It’s that time again: another month has come and gone, which means we’re shining the spotlight on another outstanding leader here at Maven Wave. This month, we spoke with Brian Ray, Managing Director and Global Data Science Lead, and learned all about his journey from the cornfields of Indiana to the warm, sandy beaches of LA — and how he made a name for himself in Chicago’s tech scene. Check out our full interview below!
Tell us a little about yourself.
I was born in Hammond, IN, raised outside (yes, in the cornfields; think “Footloose”) of Kokomo, IN, attended Culver Military Academy College Prep, Wabash College, and lived in Chicago for 22 years before moving to Los Angeles three years ago. I started my career in data for a direct marketing company (mail) leading their data teams and then consulted for places like Sprint PCS, Abbott, Cerner, CouponCabin, SpotHero, Textura, and many others in association with Deloitte.
I joined Maven Wave before we became part of Atos to help build and grow the data science team (I’d held a similar role at Deloitte). I had no clue what I was getting into, and I was astonished by the exponential growth — as well as humbled to lead the best data science team on the globe.
What are the top highlights of your career so far?
10 years ago, Crain’s Tech 50 list named me in the very first batch of Chicago’s top technologists (where I was considered a surprise choice at that time) with very little public presence before that. What amuses me the most is that I was not the business-minded technologist I am today. I was a hacker. As the co-founder of ChiPy Chicago Python User Group in 2003, I mentored folks like Aaron Swartz, was in the room (possibly the first user) when the Django web framework was born, got my own mentorship from Dr. John Hunter, creator of Matplotlib, and was the first one who saw iPython (that eventually became Jupyter notebooks by his best friend at the time Fernando Parez).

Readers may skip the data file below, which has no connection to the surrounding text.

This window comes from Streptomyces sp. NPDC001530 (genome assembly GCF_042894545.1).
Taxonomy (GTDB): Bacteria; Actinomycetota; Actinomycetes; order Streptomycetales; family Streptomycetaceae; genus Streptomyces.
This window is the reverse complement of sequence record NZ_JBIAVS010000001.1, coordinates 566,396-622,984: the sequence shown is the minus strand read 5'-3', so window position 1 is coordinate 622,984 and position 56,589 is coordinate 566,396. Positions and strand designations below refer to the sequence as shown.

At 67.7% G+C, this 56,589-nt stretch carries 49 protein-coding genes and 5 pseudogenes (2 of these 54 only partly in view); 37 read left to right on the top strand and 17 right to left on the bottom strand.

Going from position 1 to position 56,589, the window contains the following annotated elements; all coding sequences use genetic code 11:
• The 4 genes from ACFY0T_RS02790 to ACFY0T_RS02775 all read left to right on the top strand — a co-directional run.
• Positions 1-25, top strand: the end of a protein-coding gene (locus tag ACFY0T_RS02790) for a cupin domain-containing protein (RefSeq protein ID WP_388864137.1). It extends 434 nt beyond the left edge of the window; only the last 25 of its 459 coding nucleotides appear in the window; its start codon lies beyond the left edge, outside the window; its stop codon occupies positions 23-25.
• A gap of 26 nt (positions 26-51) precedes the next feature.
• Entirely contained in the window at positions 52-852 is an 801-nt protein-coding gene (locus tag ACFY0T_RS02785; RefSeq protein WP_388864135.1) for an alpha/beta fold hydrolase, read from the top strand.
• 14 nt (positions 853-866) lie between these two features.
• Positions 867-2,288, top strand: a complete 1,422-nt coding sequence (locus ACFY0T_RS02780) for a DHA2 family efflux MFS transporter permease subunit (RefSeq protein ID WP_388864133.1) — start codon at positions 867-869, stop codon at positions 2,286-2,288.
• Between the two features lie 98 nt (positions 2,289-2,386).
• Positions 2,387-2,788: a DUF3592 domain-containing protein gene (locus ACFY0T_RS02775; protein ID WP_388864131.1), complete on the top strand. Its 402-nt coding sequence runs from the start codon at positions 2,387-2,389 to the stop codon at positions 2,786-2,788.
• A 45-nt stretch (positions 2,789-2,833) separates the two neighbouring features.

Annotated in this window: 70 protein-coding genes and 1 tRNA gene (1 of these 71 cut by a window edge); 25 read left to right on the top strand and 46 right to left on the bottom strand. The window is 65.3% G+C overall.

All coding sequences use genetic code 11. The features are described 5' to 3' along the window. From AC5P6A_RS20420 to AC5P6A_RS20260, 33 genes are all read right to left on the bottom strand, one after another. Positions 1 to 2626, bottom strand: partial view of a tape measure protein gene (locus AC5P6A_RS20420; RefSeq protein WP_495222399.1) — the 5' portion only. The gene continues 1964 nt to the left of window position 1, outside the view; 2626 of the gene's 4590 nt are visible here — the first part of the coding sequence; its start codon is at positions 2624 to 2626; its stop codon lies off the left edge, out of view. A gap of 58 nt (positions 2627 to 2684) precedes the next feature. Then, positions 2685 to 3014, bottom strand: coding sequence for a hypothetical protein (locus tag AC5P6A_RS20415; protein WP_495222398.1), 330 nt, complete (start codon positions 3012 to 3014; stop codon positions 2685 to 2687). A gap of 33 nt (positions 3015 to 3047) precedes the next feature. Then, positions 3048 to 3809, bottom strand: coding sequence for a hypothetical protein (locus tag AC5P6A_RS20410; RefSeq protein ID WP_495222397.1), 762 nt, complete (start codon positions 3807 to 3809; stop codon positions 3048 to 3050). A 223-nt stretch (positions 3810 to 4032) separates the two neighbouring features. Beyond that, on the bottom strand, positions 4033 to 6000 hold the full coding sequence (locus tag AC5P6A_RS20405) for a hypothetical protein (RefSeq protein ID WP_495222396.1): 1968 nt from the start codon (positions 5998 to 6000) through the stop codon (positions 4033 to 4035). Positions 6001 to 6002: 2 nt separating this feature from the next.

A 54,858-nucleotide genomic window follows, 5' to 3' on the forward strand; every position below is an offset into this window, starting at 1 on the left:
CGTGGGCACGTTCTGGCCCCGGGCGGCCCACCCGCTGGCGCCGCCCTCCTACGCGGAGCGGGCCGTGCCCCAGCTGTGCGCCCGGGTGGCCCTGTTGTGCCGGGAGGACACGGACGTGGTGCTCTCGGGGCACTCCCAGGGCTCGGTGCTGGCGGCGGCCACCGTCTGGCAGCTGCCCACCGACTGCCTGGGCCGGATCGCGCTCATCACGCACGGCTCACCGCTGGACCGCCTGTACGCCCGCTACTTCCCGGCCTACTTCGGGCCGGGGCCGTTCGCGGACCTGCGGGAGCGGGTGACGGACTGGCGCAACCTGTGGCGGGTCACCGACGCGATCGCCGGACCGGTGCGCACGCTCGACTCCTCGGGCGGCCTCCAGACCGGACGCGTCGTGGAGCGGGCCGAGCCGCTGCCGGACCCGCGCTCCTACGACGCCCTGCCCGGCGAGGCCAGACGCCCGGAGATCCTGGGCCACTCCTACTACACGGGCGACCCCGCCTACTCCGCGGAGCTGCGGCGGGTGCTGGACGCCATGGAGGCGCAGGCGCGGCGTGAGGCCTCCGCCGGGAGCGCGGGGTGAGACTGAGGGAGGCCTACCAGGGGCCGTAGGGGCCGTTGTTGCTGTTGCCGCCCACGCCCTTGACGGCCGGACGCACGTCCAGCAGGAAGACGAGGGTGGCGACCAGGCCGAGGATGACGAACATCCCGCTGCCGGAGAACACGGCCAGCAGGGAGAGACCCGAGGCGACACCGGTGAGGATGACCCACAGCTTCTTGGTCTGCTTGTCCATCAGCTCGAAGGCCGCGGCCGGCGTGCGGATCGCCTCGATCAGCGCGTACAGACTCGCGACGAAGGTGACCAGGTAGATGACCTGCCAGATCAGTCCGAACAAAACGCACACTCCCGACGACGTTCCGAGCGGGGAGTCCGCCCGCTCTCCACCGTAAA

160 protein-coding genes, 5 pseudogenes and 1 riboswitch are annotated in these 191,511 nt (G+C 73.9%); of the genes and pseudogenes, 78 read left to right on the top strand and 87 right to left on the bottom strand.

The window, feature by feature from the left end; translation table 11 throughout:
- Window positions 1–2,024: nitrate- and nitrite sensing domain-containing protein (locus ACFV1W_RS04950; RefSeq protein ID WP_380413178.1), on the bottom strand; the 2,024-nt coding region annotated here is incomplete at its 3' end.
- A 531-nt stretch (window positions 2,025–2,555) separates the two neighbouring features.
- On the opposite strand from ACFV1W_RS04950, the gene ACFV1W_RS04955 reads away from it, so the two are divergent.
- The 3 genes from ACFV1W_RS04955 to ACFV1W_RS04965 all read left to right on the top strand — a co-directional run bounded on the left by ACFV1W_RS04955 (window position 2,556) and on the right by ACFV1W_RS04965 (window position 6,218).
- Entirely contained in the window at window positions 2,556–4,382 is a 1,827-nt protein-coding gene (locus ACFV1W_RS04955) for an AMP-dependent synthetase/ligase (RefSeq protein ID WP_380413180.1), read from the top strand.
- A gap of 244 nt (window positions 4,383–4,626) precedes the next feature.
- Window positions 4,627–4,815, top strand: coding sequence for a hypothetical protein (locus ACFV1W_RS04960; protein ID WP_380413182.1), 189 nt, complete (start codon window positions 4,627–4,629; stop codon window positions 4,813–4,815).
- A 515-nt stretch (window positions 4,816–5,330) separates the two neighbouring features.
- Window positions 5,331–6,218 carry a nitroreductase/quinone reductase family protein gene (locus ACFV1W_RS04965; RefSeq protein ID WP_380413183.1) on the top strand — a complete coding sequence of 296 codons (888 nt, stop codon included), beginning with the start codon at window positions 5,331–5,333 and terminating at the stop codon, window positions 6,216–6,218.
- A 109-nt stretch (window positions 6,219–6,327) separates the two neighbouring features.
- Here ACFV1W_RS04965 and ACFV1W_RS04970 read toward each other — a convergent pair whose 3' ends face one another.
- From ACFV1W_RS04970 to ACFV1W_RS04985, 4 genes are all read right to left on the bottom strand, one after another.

While doing so, I wrote some models for places like Abbott on predicting their clinical trials, Cerner on population health, and Textura on financial payment systems. Once formally part of Deloitte, I learned how to scale things as I led the data science team and a COE of over 300 practitioners and wrote the most profitable product and solution tools in big-four consulting.
What is your favorite part of working at Maven Wave?
Over the past 25 years — through working with some of the fastest-growing technology companies, consultancies, or Fortune 500 — I’ve noticed that technology and technologists suffer from a lack of enablers, thinkers, and “get-it-doners.” Mavens are all three of those things by nature. I enjoy working alongside driven, optimistic people who know how to get things done. Mavens are all of those things, which is refreshing.
Which of the 7 C’s is most meaningful to you and why?
I pick “Communication.” I have seen great ideas die in a vacuum due to the lack of knowledge transfer, collaboration, or documentation. These problems are solved by all 7 C’s, but communication is key.